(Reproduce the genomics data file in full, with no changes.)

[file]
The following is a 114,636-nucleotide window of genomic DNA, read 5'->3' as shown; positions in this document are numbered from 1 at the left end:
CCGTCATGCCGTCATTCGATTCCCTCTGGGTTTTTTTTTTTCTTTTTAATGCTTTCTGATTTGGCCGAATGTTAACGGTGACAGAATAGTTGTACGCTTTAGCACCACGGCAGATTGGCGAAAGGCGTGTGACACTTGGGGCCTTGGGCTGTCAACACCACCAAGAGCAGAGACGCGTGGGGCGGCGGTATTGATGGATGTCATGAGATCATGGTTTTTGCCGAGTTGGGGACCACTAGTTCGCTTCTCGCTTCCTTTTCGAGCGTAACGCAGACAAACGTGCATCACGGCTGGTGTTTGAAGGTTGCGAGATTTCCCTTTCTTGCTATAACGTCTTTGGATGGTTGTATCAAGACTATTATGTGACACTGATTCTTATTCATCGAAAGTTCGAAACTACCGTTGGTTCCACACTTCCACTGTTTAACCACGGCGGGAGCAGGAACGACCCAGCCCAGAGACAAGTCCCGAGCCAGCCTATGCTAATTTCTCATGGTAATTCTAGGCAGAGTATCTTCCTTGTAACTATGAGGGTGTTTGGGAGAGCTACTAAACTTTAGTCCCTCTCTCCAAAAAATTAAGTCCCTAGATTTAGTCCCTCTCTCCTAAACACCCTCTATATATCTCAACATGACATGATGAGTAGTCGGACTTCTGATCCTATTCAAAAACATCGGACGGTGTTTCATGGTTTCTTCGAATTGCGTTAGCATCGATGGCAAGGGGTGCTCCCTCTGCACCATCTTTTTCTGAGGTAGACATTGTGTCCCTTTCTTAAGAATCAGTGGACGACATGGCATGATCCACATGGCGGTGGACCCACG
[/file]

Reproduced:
The following is a 114,636-nucleotide window of genomic DNA, read 5'->3' as shown; positions in this document are numbered from 1 at the left end:
CCGTCATGCCGTCATTCGATTCCCTCTGGGTTTTTTTTTTTCTTTTTAATGCTTTCTGATTTGGCCGAATGTTAACGGTGACAGAATAGTTGTACGCTTTAGCACCACGGCAGATTGGCGAAAGGCGTGTGACACTTGGGGCCTTGGGCTGTCAACACCACCAAGAGCAGAGACGCGTGGGGCGGCGGTATTGATGGATGTCATGAGATCATGGTTTTTGCCGAGTTGGGGACCACTAGTTCGCTTCTCGCTTCCTTTTCGAGCGTAACGCAGACAAACGTGCATCACGGCTGGTGTTTGAAGGTTGCGAGATTTCCCTTTCTTGCTATAACGTCTTTGGATGGTTGTATCAAGACTATTATGTGACACTGATTCTTATTCATCGAAAGTTCGAAACTACCGTTGGTTCCACACTTCCACTGTTTAACCACGGCGGGAGCAGGAACGACCCAGCCCAGAGACAAGTCCCGAGCCAGCCTATGCTAATTTCTCATGGTAATTCTAGGCAGAGTATCTTCCTTGTAACTATGAGGGTGTTTGGGAGAGCTACTAAACTTTAGTCCCTCTCTCCAAAAAATTAAGTCCCTAGATTTAGTCCCTCTCTCCTAAACACCCTCTATATATCTCAACATGACATGATGAGTAGTCGGACTTCTGATCCTATTCAAAAACATCGGACGGTGTTTCATGGTTTCTTCGAATTGCGTTAGCATCGATGGCAAGGGGTGCTCCCTCTGCACCATCTTTTTCTGAGGTAGACATTGTGTCCCTTTCTTAAGAATCAGTGGACGACATGGCATGATCCACATGGCGGTGGACCCACG